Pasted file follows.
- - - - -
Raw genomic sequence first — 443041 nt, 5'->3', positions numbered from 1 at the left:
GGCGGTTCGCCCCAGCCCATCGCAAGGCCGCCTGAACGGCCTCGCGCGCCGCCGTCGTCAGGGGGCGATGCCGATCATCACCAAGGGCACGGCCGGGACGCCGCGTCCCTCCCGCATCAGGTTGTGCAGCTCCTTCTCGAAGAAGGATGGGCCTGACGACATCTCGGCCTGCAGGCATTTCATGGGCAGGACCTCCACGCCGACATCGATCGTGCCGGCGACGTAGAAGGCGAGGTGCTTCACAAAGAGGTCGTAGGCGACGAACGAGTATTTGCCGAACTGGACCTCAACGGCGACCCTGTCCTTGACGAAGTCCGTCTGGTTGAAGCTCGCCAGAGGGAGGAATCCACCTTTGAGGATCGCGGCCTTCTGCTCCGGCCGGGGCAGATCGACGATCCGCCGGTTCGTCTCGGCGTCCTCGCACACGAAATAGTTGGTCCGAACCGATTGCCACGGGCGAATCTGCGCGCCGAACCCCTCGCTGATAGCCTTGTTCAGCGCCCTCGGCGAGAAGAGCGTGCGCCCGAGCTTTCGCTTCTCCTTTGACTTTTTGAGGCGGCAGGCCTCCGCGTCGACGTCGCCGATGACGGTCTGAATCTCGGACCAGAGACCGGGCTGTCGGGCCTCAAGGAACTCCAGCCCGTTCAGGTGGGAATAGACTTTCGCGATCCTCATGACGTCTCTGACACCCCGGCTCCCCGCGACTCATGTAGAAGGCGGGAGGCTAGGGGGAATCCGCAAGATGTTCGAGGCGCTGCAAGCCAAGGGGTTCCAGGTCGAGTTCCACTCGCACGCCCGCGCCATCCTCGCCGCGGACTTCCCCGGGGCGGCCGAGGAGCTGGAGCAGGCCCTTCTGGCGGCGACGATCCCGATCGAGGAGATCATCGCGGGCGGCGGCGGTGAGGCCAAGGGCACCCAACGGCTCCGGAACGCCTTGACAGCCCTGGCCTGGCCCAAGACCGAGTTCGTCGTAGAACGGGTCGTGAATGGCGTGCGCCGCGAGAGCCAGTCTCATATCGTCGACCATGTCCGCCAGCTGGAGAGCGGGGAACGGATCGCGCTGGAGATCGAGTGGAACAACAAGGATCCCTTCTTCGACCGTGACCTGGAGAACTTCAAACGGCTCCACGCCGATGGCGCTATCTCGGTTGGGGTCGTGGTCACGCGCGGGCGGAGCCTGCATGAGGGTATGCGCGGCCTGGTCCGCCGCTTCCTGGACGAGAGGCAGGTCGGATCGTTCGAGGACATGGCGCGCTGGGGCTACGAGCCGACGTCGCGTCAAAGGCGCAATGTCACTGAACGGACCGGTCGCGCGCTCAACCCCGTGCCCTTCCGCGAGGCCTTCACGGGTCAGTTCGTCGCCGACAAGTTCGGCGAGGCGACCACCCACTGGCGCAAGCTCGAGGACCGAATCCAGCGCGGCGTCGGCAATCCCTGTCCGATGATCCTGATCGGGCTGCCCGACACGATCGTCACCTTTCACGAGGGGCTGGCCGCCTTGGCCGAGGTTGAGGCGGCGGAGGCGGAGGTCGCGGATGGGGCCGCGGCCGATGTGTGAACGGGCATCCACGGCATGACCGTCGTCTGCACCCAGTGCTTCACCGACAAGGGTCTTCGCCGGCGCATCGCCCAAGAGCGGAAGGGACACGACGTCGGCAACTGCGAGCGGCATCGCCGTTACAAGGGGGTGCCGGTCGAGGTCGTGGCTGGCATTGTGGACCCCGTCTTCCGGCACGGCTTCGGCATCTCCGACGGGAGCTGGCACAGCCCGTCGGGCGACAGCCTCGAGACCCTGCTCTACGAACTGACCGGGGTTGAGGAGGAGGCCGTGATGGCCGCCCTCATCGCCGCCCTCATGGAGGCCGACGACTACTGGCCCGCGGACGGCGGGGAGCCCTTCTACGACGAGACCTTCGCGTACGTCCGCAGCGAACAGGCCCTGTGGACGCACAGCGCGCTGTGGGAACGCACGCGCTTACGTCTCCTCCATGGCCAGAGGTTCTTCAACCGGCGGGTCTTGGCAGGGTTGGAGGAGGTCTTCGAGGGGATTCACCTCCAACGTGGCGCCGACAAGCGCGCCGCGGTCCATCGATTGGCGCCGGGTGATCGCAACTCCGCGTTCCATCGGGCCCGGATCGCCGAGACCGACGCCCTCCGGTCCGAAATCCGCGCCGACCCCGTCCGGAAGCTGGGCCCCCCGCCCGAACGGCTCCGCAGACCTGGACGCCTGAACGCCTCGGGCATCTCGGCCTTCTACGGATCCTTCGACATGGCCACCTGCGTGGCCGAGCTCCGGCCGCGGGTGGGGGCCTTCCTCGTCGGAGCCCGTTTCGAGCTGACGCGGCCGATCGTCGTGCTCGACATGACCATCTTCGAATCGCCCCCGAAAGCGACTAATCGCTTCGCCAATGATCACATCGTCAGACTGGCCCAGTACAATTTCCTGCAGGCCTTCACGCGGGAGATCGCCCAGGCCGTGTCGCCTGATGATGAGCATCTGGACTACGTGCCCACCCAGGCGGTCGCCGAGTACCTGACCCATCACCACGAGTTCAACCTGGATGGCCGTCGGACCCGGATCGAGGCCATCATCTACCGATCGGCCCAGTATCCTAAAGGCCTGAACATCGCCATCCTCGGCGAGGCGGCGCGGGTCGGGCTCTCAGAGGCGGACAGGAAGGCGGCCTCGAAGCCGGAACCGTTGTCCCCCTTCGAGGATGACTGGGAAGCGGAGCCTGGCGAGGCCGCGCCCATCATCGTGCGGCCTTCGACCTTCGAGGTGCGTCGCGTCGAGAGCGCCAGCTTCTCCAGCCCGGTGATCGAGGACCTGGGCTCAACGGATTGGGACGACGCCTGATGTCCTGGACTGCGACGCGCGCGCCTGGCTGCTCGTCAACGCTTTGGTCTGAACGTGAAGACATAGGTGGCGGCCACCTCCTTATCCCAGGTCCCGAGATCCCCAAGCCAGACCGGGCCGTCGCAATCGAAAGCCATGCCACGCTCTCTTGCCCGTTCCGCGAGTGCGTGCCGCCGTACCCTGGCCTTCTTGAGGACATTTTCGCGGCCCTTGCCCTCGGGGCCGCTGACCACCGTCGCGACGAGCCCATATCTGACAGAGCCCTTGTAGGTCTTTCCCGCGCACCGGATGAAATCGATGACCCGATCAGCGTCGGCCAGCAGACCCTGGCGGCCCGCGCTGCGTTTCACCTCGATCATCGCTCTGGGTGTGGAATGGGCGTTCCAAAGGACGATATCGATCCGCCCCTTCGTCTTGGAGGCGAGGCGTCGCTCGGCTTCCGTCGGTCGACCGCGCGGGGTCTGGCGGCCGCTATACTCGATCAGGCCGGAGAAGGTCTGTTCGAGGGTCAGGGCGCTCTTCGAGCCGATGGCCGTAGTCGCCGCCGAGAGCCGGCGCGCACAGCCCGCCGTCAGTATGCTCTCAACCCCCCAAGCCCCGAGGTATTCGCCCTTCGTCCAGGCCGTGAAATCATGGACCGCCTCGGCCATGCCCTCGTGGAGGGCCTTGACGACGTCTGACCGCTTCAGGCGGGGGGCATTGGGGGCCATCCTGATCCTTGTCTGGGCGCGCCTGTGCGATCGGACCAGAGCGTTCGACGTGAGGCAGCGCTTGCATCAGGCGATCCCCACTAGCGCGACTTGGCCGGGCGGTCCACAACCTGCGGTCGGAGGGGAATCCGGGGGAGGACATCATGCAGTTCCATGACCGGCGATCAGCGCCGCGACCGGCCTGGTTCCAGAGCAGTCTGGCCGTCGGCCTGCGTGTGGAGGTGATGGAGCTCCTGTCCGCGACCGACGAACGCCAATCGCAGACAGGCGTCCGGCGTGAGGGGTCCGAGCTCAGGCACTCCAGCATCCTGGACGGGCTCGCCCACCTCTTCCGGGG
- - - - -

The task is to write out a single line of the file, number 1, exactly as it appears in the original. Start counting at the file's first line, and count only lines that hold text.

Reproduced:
Raw genomic sequence first — 443041 nt, 5'->3', positions numbered from 1 at the left: